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"Virgin America likely to be grounded"


 
Saturday, December 23, 2006

Virgin America likely to be grounded
Firm partly owned by British billionaire expects government to deny request
to fly; corrective steps a possible option
By John Hughes
The Contra Costa (CA) Times


Virgin America Inc., a U.S. airline partly owned by U.K. billionaire Richard
Branson, expects the federal government to reject its application to fly,
Chief Executive Officer Fred Reid said.

It's "theoretically possible" the denial will be so strong that
Burlingame-based Virgin America will fold, Reid said Friday in an interview.
It's more likely the U.S. Transportation Department will require corrective
steps that would allow the carrier to start service next year, he said.

The Virgin America case is sensitive for Transportation Secretary Mary
Peters because her agency has urged opening aviation markets. The United
States is pressing for an "Open Skies" agreement with the European Union to
lift decades-old flight limits.

The carrier's likely rejection is "the worst-kept secret in Washington,"
said aviation consultant Michael Roach of Roach & Sbarra in San Francisco.
"It is inconceivable to me DOT would make any other decision given the
politics of the situation."

Reid, 56, said Peters may release the decision between Christmas and New
Year's Day to "bury bad news." Virgin America has been left to "twist in the
wind" by the yearlong review of its application, Reid said.

Transportation Department spokesman Bill Mosley declined to comment on
Reid's remarks beyond saying, "We have not announced a timeline for a
decision."

"The mood in Washington is moving toward protectionism, and the recent
election increased that," Roach said.

On Dec. 5, Peters withdrew a plan to give foreign investors more control
over U.S. airlines in response to opposition from Congress and labor unions.
The action was a setback for the prospects of the "Open Skies" effort
because Europeans insisted on the proposal before approving the agreement.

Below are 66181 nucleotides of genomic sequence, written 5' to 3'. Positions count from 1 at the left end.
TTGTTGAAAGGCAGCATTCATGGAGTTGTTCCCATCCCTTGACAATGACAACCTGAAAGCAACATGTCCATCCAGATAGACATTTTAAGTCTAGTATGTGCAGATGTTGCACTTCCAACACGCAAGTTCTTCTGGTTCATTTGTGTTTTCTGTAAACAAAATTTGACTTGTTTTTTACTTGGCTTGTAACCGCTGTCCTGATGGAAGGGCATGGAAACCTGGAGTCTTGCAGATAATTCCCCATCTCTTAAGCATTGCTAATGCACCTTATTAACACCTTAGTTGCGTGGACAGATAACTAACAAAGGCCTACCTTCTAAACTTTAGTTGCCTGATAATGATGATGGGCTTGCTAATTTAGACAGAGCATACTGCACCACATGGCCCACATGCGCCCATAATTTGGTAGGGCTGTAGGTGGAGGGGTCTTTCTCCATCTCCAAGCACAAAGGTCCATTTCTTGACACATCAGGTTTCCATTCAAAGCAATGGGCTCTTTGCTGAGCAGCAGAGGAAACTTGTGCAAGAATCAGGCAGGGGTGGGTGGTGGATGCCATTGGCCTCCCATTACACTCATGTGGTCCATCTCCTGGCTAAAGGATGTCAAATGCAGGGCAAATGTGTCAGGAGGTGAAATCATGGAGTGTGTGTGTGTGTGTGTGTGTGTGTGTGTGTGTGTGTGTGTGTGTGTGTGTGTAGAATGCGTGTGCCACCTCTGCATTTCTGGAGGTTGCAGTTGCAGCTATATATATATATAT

Virgin America applied on Dec. 8, 2005, for permission to begin flights. The
request stalled amid opposition from U.S. airlines that would face more
competition and labor unions that feared job losses. Peters' agency delayed
the review until July, and then closed a public comment period Aug. 16.

Branson's closely held Virgin Group Ltd. put up 25 percent of the initial
$177 million investment to start Virgin America, as well as a $53 million
loan. Virgin America officials say U.S. investment firms Black Canyon
Capital in Los Angeles and New York-based Cyrus Capital Partners control 75
percent of the carrier.

The carrier has 169 employees, nine aircraft and plans to start service by
flying between San Francisco and New York. The chairman is Donald Carty,
former chairman and CEO of American Airlines parent AMR Corp. The Federal
Aviation Administration approved the carrier as safe to fly, Virgin America
said Friday.

In reviewing Virgin America's proposal, the Transportation Department has to
consider a law that limits foreigners to 25 percent of U.S. airline voting
equity and bars them from "actual control" of a U.S. carrier.

U.S. rivals of Virgin America including Continental Airlines Inc., Delta Air
Lines Inc., US Airways Group Inc. and American have insisted in filings that
the start-up carrier doesn't meet the ownership test.

"Since Mr. Reid was hired by and is clearly beholden to the Virgin Group, a
United Kingdom citizen, Mr. Reid cannot qualify as a citizen," Continental
said in an Aug. 2 Transportation Department filing. Continental also argued
that London-based Virgin Group conceived, financed and designed Virgin
America and handpicked its fleet and key personnel.

Reid said Virgin America complies with U.S. law and that if Peters doesn't
think so, she should provide the carrier with a "road map" to compliance.

"For what appears to be political reasons, we seem to be getting stalled in
the water," he said. "The delay itself is a political statement and a form
of punishment."

Roach said Branson, 56, and his Virgin Atlantic Airways Ltd. share blame for
the likely rejection because they were too involved in the early
establishment of the U.S. carrier.

"That says to the staff of the DOT, 'This is a foreign operation,'" Roach
said. "Once you have that impression in your head, it's hard to overcome."

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